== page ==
The latest research is showing that rates of stress have skyrocketed since the start of the pandemic and that it is starting to affect our health. A big part of this is because of isolation, working from home and the disruption of our usual social activities leaving us feeling disconnected and fatigued.
An online article published February 5, 2021 in Healthline, interviewed Dr. Michael Young, the service chief of a psychiatric hospital in Baltimore, Maryland. He was quoted saying, “Social connection is a fundamental source of well-being and renewal for most people, and the ongoing social restrictions from the pandemic continue to disrupt many of the well-established social routines.” (Mastroianni, Brian. “More Stressed Than Ever Since COVID-19 Started? You’re Not Alone.” Healthline, healthline.com/health-news/people-feeling-more-stress-now-than-any-point-since-the-pandemic-began#Experiencing-collective-trauma. Accessed 9 April 2021).
We are social beings and we need to interact with others. The inability to do so increases the stress response, amping up our nervous systems, leaving us feeling more vulnerable which can increase our pain.
The article goes on to interview Dr. Judith Cuneo, associate director of clinical programs at the University of California San Francisco (UCSF) Osher Center for Integrative Medicine. She told Healthline “That low-level chronic stress can put us into that sympathetic nervous system activation, that ‘fight or flight’ stress reaction”.
When we sustain a sympathetic nervous system state for long periods of time our heart rate, blood pressure and respiration rate increases, as do our levels of cortisol (stress hormone) in the body. Optimal digestion is impeded, blood glucose increases as can cholesterol.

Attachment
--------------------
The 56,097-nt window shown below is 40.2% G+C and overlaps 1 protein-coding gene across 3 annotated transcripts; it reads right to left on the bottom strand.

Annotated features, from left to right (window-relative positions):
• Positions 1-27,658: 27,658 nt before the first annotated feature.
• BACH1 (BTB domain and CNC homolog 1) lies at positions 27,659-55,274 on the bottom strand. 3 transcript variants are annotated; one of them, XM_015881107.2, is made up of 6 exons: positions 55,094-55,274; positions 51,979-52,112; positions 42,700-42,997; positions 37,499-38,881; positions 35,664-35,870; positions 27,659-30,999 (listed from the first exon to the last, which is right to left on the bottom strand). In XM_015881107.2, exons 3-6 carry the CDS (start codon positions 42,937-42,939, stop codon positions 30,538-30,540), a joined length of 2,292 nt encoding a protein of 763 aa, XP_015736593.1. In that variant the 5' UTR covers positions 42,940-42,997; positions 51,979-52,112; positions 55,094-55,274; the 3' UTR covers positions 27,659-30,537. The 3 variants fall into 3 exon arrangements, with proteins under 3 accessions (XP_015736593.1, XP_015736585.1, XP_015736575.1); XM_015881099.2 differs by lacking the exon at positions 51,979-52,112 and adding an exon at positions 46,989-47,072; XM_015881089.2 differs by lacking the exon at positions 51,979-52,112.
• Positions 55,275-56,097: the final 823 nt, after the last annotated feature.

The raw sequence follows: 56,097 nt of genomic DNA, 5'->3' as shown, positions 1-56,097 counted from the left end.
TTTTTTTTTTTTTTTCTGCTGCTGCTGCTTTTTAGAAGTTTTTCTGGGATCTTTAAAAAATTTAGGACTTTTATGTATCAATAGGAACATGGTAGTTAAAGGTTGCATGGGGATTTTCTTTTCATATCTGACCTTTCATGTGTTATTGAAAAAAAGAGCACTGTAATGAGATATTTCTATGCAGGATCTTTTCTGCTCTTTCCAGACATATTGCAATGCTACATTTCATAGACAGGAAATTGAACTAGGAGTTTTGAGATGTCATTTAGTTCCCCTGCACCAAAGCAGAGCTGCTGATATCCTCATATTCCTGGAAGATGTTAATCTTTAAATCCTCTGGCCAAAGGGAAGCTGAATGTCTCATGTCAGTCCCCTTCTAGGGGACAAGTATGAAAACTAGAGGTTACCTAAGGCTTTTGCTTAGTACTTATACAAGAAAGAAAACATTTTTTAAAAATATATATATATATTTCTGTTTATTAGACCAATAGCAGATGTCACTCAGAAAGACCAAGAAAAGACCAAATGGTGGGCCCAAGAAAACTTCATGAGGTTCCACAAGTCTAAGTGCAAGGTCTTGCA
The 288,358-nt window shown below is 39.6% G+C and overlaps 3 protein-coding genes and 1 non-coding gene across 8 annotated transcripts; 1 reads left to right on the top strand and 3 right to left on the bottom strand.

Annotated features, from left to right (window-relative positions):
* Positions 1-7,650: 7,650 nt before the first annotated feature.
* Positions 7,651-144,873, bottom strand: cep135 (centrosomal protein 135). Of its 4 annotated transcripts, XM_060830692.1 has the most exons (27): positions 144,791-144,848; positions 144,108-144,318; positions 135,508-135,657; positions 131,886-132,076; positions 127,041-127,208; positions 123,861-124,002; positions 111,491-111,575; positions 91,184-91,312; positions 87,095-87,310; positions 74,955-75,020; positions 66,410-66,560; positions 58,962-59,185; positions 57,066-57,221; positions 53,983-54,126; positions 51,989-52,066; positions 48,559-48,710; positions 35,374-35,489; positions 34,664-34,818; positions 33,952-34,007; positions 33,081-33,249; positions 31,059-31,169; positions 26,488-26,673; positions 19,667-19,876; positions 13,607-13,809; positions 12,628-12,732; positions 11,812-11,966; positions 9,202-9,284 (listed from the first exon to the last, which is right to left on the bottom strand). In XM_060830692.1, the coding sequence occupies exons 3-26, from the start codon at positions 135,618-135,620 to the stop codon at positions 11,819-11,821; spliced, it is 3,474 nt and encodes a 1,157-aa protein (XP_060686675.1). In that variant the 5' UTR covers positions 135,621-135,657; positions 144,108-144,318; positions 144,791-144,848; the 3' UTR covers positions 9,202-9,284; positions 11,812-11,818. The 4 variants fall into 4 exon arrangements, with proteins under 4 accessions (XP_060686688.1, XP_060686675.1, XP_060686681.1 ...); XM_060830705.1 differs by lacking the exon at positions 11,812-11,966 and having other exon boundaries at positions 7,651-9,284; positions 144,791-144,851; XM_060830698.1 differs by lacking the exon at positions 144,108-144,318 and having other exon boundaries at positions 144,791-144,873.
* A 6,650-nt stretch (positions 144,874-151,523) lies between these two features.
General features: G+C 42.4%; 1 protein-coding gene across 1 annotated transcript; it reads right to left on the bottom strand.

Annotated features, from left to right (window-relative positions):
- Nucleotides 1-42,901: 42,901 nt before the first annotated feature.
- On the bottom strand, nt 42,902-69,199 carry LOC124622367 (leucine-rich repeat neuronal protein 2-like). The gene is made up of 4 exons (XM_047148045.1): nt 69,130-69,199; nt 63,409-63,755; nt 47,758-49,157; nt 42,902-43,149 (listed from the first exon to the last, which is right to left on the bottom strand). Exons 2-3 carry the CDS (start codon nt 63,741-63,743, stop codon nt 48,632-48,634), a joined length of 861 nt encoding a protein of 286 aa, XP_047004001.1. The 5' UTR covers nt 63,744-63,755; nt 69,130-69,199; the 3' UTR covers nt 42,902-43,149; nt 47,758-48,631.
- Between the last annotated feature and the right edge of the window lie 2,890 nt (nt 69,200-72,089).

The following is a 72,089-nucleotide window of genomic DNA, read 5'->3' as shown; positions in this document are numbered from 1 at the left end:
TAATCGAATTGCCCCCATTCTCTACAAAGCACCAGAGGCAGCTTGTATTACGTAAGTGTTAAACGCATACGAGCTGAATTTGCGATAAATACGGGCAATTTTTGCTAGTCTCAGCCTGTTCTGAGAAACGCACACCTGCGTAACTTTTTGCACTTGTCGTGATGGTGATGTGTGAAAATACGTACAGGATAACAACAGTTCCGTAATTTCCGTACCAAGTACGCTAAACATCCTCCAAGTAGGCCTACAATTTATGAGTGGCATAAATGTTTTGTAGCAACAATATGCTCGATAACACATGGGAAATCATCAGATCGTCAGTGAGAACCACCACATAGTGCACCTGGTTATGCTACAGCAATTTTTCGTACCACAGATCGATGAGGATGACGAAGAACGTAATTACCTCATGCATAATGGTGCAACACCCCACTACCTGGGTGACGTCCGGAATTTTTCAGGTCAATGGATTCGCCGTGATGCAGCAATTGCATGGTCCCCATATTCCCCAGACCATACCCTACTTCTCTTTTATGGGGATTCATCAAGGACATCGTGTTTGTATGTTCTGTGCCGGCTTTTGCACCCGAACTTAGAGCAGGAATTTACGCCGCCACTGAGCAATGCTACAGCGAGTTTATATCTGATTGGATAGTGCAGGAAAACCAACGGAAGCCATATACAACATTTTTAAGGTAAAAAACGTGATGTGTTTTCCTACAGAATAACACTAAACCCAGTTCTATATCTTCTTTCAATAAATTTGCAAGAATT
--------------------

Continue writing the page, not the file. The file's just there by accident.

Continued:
We can all relate to how stress leads to poor sleep.
A new and thought-provoking book titled Wintering: The Power of Rest and Retreat in Difficult Times released Jan 25, 2021 by Author Katherine May challenges us to see the immense benefit and transformation that comes from conscious rest.
What if this Covid time is an opportunity to be brutally honest with ourselves?
“I’m tired, inevitably. But it’s more than that. I’m hollowed out. I’m tetchy and irritable, constantly feeling like prey, believing that everything is urgent and that I can never do enough. And my house—my beloved home—has suffered a kind of entropy in which everything has slowly collapsed and broken and worn out, with detritus collecting on every surface and corner, and I have been helpless in the face of it.”
She offers a real and raw self-reflection of her own experiences. She invites us to recognize the power in rest between seasons and between cycles in our lives. She asks us to embrace the uncertainty and the possibilities for growth that exist in the liminal spaces of winter.
Societally we tend to rest only when it is needed, when we are sick or forced to take a break.
This beautiful quotes captures the essence of Katherine May’s message:
“Doing those deeply unfashionable things—slowing down, letting your spare time expand, getting enough sleep, resting—is a radical act now, but it is essential. This is a crossroads we all know, a moment when you need to shed a skin. If you do, you’ll expose all those painful nerve endings and feel so raw that you’ll need to take care of yourself for a while. If you don’t, then that skin will harden around you.”
Instead of viewing rest as weakness, what if we embrace conscious slowing down and support our strung out minds and nervous systems with practices that restore, rejuvenate and replenish?
At RPG we agree wholeheartedly in the need for regular rest. It makes up the second pillar of The Method we teach. So rest and Nourish Your Nervous System regularly, consciously and deliberately. Notice what opportunities for transformation come from conscious rest.
Thanks for reading.